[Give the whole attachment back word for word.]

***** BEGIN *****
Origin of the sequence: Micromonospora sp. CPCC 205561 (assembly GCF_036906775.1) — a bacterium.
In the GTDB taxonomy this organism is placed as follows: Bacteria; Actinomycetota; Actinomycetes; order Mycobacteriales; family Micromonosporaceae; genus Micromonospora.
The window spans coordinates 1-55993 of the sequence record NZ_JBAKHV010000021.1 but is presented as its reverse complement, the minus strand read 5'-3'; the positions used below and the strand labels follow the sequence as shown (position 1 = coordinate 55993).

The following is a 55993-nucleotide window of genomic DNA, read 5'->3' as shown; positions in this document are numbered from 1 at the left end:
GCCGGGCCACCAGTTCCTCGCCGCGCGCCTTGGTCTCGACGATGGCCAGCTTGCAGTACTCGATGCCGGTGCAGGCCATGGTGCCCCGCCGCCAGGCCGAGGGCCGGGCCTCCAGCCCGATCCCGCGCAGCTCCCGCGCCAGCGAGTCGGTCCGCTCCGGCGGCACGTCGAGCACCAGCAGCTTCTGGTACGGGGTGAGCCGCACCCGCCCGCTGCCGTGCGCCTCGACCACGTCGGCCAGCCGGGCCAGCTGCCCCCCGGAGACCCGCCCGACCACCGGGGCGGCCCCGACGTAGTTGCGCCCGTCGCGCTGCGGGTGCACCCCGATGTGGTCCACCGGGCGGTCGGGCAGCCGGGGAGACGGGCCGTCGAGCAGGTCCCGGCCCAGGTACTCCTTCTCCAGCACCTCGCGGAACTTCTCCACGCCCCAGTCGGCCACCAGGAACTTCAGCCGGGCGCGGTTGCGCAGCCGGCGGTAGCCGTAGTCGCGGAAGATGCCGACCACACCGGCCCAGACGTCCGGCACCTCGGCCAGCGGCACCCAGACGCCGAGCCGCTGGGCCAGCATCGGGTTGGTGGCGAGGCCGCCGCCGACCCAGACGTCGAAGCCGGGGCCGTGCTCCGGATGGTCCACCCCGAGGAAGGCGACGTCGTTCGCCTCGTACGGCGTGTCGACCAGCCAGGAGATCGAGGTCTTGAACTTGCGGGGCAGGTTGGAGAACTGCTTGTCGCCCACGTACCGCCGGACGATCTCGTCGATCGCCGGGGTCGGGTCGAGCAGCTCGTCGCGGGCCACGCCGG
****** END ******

Origin of the sequence: Micromonospora sp. CPCC 205561 (assembly GCF_036906775.1) — a bacterium.
In the GTDB taxonomy this organism is placed as follows: Bacteria; Actinomycetota; Actinomycetes; order Mycobacteriales; family Micromonosporaceae; genus Micromonospora.
The window spans coordinates 1-55993 of the sequence record NZ_JBAKHV010000021.1 but is presented as its reverse complement, the minus strand read 5'-3'; the positions used below and the strand labels follow the sequence as shown (position 1 = coordinate 55993).

The following is a 55993-nucleotide window of genomic DNA, read 5'->3' as shown; positions in this document are numbered from 1 at the left end:
GCCGGGCCACCAGTTCCTCGCCGCGCGCCTTGGTCTCGACGATGGCCAGCTTGCAGTACTCGATGCCGGTGCAGGCCATGGTGCCCCGCCGCCAGGCCGAGGGCCGGGCCTCCAGCCCGATCCCGCGCAGCTCCCGCGCCAGCGAGTCGGTCCGCTCCGGCGGCACGTCGAGCACCAGCAGCTTCTGGTACGGGGTGAGCCGCACCCGCCCGCTGCCGTGCGCCTCGACCACGTCGGCCAGCCGGGCCAGCTGCCCCCCGGAGACCCGCCCGACCACCGGGGCGGCCCCGACGTAGTTGCGCCCGTCGCGCTGCGGGTGCACCCCGATGTGGTCCACCGGGCGGTCGGGCAGCCGGGGAGACGGGCCGTCGAGCAGGTCCCGGCCCAGGTACTCCTTCTCCAGCACCTCGCGGAACTTCTCCACGCCCCAGTCGGCCACCAGGAACTTCAGCCGGGCGCGGTTGCGCAGCCGGCGGTAGCCGTAGTCGCGGAAGATGCCGACCACACCGGCCCAGACGTCCGGCACCTCGGCCAGCGGCACCCAGACGCCGAGCCGCTGGGCCAGCATCGGGTTGGTGGCGAGGCCGCCGCCGACCCAGACGTCGAAGCCGGGGCCGTGCTCCGGATGGTCCACCCCGAGGAAGGCGACGTCGTTCGCCTCGTACGGCGTGTCGACCAGCCAGGAGATCGAGGTCTTGAACTTGCGGGGCAGGTTGGAGAACTGCTTGTCGCCCACGTACCGCCGGACGATCTCGTCGATCGCCGGGGTCGGGTCGAGCAGCTCGTCGCGGGCCACGCCGG